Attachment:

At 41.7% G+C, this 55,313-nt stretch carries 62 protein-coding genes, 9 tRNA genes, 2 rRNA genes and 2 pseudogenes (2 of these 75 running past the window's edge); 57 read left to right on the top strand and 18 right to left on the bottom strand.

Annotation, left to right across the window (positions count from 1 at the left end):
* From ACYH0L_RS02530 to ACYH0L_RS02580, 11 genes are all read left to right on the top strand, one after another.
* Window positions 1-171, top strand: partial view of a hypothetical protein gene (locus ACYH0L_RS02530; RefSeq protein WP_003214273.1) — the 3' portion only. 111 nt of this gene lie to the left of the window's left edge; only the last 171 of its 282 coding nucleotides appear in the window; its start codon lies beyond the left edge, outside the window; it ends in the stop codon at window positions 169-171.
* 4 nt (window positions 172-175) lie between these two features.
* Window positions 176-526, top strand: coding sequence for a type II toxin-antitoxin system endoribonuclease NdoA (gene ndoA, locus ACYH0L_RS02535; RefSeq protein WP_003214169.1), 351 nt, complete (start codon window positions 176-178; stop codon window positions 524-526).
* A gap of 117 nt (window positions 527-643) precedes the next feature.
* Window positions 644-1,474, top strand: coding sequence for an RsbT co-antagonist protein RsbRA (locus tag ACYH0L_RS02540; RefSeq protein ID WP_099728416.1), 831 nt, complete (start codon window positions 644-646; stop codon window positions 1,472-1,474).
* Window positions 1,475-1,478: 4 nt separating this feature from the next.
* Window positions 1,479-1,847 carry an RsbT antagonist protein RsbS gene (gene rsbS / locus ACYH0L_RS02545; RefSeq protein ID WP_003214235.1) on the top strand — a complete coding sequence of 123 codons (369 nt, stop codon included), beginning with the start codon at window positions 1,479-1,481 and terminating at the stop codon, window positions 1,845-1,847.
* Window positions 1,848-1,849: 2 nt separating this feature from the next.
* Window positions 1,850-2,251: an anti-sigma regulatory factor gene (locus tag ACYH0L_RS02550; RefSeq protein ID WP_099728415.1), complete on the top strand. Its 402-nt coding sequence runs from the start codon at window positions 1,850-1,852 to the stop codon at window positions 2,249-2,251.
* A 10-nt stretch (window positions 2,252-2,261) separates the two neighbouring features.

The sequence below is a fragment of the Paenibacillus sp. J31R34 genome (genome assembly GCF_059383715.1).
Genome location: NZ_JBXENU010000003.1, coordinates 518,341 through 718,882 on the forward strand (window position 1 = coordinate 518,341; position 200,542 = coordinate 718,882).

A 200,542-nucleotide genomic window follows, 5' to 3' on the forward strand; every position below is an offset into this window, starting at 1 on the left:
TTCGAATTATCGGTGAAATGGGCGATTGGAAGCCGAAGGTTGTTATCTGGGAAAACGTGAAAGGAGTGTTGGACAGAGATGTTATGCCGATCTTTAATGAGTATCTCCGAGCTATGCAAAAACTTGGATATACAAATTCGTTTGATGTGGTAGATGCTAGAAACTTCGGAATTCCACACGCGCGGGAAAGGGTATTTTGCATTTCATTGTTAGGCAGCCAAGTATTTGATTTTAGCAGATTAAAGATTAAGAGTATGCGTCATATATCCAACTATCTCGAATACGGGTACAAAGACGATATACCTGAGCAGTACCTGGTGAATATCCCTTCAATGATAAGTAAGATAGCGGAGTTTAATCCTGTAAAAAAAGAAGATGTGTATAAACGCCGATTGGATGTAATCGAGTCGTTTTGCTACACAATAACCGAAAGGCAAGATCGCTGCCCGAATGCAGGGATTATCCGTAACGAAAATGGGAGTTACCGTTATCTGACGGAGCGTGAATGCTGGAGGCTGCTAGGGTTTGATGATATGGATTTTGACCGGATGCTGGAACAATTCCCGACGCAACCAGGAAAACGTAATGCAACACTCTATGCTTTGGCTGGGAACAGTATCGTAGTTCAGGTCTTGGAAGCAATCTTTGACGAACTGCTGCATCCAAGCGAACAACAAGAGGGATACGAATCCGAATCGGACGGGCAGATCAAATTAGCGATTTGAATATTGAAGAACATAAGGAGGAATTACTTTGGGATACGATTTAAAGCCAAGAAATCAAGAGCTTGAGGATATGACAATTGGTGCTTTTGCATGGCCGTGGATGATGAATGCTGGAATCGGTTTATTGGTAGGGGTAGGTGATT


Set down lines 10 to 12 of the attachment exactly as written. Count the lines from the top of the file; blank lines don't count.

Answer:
* Window positions 1,479-1,847 carry an RsbT antagonist protein RsbS gene (gene rsbS / locus ACYH0L_RS02545; RefSeq protein ID WP_003214235.1) on the top strand — a complete coding sequence of 123 codons (369 nt, stop codon included), beginning with the start codon at window positions 1,479-1,481 and terminating at the stop codon, window positions 1,845-1,847.
* Window positions 1,848-1,849: 2 nt separating this feature from the next.
* Window positions 1,850-2,251: an anti-sigma regulatory factor gene (locus tag ACYH0L_RS02550; RefSeq protein ID WP_099728415.1), complete on the top strand. Its 402-nt coding sequence runs from the start codon at window positions 1,850-1,852 to the stop codon at window positions 2,249-2,251.